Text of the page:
On top of the things that we need not do, there is a lengthy to-do list. Much of this relates to changes needed in the way our land is farmed, and this is a huge policy question internationally. The widescale use of chemicals is a very significant challenge along with the use of single or reduced-species swards to graze livestock.

A related, and global challenge to biodiversity, of which butterflies are one of the most charismatic and visible symbols, is climate change. Climate change is strongly associated with the over-exploitation issues already stated, as well as its link with industrialisation. Pollution, which is a driver of climate change also changes the soil conditions needed by butterfly foodplants, while increasing temperatures cause a complex range of challenges and outcomes which vary according to species and location.

Therefore, issues such as land use changes and climate change influence butterfly distributions, but the NBDC report quoted in the introduction deals with abundance trends (and flight times) in other words, how large our populations are compared with their 2008 baseline.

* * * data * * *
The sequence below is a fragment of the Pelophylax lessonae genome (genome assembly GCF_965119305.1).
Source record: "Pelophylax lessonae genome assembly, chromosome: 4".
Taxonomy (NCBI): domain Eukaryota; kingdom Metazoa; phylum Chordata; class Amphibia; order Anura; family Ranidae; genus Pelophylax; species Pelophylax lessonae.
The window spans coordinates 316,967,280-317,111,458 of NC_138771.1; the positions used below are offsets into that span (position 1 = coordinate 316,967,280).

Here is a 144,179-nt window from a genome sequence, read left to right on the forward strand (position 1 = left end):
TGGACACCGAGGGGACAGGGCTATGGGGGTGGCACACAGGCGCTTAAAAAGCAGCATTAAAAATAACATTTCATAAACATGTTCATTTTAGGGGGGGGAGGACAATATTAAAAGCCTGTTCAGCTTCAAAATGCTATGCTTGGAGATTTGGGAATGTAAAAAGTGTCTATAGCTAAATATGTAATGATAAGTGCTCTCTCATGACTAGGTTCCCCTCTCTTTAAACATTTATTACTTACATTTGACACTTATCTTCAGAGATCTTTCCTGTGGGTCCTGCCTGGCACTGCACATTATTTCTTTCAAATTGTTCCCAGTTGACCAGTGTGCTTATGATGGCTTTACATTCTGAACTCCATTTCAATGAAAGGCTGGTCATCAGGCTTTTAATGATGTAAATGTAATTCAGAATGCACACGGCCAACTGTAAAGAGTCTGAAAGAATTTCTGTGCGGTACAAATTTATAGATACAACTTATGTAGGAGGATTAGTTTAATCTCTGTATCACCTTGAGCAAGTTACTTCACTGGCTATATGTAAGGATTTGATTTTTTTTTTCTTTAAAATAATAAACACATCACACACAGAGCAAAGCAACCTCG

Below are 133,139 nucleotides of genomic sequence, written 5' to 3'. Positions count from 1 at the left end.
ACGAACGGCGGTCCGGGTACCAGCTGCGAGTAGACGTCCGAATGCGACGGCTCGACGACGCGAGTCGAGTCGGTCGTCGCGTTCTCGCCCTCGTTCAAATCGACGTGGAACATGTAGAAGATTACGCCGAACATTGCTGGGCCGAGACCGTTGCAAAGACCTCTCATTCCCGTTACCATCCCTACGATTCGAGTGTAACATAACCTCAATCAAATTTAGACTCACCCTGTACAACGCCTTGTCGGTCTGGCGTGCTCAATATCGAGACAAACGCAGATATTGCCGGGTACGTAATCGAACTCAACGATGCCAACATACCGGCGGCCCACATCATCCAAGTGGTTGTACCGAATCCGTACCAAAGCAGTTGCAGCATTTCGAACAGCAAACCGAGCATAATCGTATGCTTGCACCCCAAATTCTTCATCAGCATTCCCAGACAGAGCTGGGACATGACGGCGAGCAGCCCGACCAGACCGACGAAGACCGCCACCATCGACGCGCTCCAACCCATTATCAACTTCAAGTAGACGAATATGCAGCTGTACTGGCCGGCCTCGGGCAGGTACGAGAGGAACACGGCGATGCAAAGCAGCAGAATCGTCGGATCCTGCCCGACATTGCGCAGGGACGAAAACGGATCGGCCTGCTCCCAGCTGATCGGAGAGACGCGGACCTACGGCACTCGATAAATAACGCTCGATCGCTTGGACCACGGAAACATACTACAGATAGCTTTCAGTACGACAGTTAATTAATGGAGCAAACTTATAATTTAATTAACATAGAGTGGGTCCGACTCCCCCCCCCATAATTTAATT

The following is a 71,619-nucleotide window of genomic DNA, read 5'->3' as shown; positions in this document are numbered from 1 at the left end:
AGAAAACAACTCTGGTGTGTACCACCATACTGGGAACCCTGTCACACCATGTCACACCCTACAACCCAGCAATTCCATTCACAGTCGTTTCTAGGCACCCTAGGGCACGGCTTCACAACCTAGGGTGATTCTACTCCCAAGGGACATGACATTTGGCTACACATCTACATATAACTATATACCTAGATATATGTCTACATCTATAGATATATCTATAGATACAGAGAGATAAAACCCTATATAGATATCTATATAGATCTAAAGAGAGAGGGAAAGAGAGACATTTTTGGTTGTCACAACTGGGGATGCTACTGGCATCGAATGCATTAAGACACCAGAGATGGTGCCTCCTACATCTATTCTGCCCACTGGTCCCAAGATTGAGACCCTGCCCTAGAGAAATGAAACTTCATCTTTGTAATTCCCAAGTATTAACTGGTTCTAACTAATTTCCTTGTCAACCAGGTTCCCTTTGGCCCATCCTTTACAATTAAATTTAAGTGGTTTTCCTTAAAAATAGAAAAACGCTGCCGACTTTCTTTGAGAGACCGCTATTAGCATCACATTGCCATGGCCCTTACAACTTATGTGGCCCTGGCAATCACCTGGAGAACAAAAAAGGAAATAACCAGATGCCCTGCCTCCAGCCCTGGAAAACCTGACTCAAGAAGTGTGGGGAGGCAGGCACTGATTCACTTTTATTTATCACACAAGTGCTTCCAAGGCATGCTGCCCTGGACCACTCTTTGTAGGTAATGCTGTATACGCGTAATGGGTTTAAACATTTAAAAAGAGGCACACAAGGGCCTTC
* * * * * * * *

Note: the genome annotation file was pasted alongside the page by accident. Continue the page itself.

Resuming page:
When only two out of our 35 butterfly species are recorded as having a stable population, we should not doubt that our butterflies and wildlife generally are under pressure, as a direct result of our behaviour.

The two stable species are the Peacock and Brimstone, although the evidence so far submitted to Butterfly Conservation Ireland this year suggests abundance declines for both in 2022.

The really worrying feature is the decline of very common, widely distributed species. Our best-distributed butterflies are four whites: Large, Small, Green-veined White and Orange-tip, the Small Tortoiseshell, and three browns: Speckled Wood, Meadow Brown and Ringlet.

Selecting one year only will not tell us much if anything about trends. Let us see how these did in 2008-2020 and 2012-2021.